To examine the association of sunlight exposure and indicators of sunsensitivity with the 10-year incidence of age-related maculopathy (ARM).
Population-based cohort study.
We included persons aged 43 to 86 years at the baseline examinationfrom 1988 to 1990, living in Beaver Dam, Wis, of whom 3684 persons underwent5-year follow-up and 2764 underwent 10-year follow-up.
Data on sun exposure and indicators of sun sensitivity were obtainedfrom a standardized questionnaire administered at baseline and/or follow-up.We determined ARM status by grading stereoscopic color fundus photographsusing the Wisconsin Age-Related Maculopathy Grading System.
Main Outcome Measures
Incidence and progression of ARM.
While controlling for age and sex, we found that participants exposedto the summer sun for more than 5 hours a day during their teens, in their30s, and at the baseline examination were at a higher risk of developing increasedretinal pigment (risk ratio [RR], 3.17; 95% confidence interval [CI], 1.24-8.11; P = .01) and early ARM (RR, 2.14; 95% CI, 0.99-4.61; P = .05) by 10 years than those exposed less than 2 hoursper day during the same periods. In participants reporting the highest summersun exposure levels in their teens and 30s, the use of hats and sunglassesat least half the time during the same periods was associated with a decreasedrisk of developing soft indistinct drusen (RR, 0.55; 95% CI, 0.33-0.90; P = .02) and retinal pigment epithelial depigmentation(RR, 0.51; 95% CI, 0.29-0.91; P = .02). Participantswho experienced more than 10 severe sunburns during their youth were morelikely than those who experienced 1 or no burn to develop drusen with a 250-µmdiameter or larger (RR, 2.52; 95% CI, 1.29-1.71; P =.01) by the 10-year examination. No relationships were found between UV-Bexposure, winter leisure time spent outdoors, skin sun sensitivity, or numberof bad sunburns experienced by the time of the baseline examination and the10-year incidence and progression of ARM or its associated lesions.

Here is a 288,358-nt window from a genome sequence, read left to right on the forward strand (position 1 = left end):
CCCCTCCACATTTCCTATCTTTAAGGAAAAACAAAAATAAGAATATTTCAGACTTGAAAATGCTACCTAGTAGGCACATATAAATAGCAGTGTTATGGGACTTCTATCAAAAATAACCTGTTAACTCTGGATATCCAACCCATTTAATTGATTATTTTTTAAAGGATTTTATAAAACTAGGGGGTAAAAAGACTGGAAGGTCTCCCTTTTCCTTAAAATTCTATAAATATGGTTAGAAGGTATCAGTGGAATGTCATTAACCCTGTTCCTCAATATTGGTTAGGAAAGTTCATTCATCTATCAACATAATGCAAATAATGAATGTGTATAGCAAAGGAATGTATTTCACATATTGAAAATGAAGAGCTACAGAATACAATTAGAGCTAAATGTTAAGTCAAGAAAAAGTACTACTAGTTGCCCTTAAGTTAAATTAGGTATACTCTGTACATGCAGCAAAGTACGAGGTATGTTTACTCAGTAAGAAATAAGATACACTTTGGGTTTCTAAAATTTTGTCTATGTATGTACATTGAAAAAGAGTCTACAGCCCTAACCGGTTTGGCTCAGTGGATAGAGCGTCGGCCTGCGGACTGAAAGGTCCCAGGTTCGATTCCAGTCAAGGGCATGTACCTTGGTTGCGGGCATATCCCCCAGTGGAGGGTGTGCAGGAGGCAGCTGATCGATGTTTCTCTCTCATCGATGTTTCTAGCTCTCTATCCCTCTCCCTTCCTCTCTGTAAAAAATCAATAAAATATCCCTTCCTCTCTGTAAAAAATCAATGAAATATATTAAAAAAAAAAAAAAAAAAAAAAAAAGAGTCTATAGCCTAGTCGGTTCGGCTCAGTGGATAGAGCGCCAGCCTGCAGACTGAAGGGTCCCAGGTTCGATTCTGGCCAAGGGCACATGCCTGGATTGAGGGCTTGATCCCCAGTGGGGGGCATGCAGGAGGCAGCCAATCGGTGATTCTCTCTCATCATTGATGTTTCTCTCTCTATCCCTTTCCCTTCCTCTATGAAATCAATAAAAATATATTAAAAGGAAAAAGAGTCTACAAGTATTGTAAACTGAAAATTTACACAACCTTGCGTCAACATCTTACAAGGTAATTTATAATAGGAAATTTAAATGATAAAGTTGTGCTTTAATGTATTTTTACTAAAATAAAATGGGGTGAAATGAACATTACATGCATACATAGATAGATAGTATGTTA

Few significant relationships between environmental exposure to lightand the 10-year incidence and progression of ARM were found in the BeaverDam Eye Study. Consistent with results from the baseline and 5-year follow-upexaminations, significant associations were found between extended exposureto the summer sun and the 10-year incidence of early ARM and increased retinalpigment. A protective effect of hat and sunglasses use by participants whilein their teens and 30s against the 10-year incidence of soft indistinct drusenand retinal pigment epithelial depigmentation was also found, but only inthose who reported the highest amount of sun exposure during the same periods.